The toughest challenge…
Bear does extensive preparation before every series, but he also relies on the expert knowledge of several researchers who check out the landscape, fauna and flora and how to defend oneself against predators – very handy when he is charged by a rhino or attacked by a black bear.

Filming takes place for about seven months a year, and this is actually the most challenging part of what Bear does. “Being away from my family for months at a time is very difficult. But fortunately I have a very understanding wife, and my boys (Jesse, Marmaduke and Huckleberry) don’t mind me being away, as long as I camp and fish with them.”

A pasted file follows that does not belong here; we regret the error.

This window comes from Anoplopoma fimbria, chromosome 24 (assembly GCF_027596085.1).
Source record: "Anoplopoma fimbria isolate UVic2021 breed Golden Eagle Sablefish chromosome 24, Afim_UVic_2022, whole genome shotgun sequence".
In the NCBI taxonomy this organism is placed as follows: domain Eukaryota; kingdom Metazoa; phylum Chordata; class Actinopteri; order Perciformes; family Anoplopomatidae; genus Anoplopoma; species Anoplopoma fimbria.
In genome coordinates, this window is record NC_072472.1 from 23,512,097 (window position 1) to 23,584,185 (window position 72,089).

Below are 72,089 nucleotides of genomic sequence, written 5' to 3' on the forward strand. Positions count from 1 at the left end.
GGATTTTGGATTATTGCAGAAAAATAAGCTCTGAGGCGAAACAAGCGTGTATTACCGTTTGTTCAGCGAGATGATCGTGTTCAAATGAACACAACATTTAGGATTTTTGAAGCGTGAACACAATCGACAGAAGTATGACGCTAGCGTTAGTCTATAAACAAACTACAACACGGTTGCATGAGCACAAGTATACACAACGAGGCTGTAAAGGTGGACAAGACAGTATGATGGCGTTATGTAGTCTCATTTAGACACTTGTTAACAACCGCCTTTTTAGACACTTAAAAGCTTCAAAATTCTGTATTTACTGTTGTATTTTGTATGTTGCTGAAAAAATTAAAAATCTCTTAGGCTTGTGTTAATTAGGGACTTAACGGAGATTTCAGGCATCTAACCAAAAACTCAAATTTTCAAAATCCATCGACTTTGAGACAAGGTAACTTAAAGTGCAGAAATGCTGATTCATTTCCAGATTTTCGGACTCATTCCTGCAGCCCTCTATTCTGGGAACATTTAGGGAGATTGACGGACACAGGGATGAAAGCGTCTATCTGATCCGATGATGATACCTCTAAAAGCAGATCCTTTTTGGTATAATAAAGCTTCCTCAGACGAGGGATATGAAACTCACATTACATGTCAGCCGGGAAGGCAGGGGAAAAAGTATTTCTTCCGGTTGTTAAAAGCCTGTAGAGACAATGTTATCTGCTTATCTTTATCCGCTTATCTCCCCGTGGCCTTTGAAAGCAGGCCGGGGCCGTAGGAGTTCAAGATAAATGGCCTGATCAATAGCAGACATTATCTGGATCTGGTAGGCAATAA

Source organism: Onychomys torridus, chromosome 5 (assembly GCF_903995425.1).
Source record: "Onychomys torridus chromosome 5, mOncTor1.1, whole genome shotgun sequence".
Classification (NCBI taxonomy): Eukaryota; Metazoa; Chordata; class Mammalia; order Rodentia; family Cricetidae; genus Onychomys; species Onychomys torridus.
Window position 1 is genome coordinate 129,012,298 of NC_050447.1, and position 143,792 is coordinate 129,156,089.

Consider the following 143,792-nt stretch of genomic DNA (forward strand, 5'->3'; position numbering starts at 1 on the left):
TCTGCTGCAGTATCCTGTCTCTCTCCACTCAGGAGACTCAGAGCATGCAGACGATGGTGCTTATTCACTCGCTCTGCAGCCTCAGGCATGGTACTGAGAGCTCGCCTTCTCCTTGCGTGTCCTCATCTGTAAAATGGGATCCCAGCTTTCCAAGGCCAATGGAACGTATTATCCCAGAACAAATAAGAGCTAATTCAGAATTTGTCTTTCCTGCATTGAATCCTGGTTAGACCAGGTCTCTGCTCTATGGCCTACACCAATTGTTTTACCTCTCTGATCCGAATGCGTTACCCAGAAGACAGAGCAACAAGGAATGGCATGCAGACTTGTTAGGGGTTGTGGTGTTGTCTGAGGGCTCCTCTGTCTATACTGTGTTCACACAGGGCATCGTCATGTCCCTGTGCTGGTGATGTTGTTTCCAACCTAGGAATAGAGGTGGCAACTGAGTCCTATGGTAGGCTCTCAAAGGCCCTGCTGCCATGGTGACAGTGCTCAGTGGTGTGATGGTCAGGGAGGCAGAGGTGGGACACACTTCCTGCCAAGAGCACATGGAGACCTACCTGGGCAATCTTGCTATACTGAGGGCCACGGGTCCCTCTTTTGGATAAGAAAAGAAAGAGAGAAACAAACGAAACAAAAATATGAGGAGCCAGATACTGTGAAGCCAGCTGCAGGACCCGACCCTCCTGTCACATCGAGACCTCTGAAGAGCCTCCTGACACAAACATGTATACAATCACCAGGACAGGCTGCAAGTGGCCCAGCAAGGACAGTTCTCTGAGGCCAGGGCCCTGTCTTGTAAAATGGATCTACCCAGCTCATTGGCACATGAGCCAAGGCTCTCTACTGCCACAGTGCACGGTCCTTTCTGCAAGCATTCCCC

For now, Bear has some time to spend with the family (he takes July and August off every year) on their barge on the River Thames (in the centre of London) or at their country house in Wales. And downtime is certainly needed, as Bear is always in demand for TV interviews, men’s magazine shoots, military functions, product endorsements, motivational talks and book signings (he is currently working on a new book and feature film).

Bear is a living example of God’s grace and how one is able to survive whatever life throws at you. For Bear, Phillipians 4:13 gives him the encouragement he needs to endure every tough situation. He also takes comfort from Psalm 73:23, knowing that God is in control. “Yet I am always with You; You hold me by my right hand…”

by Jackie Georgiou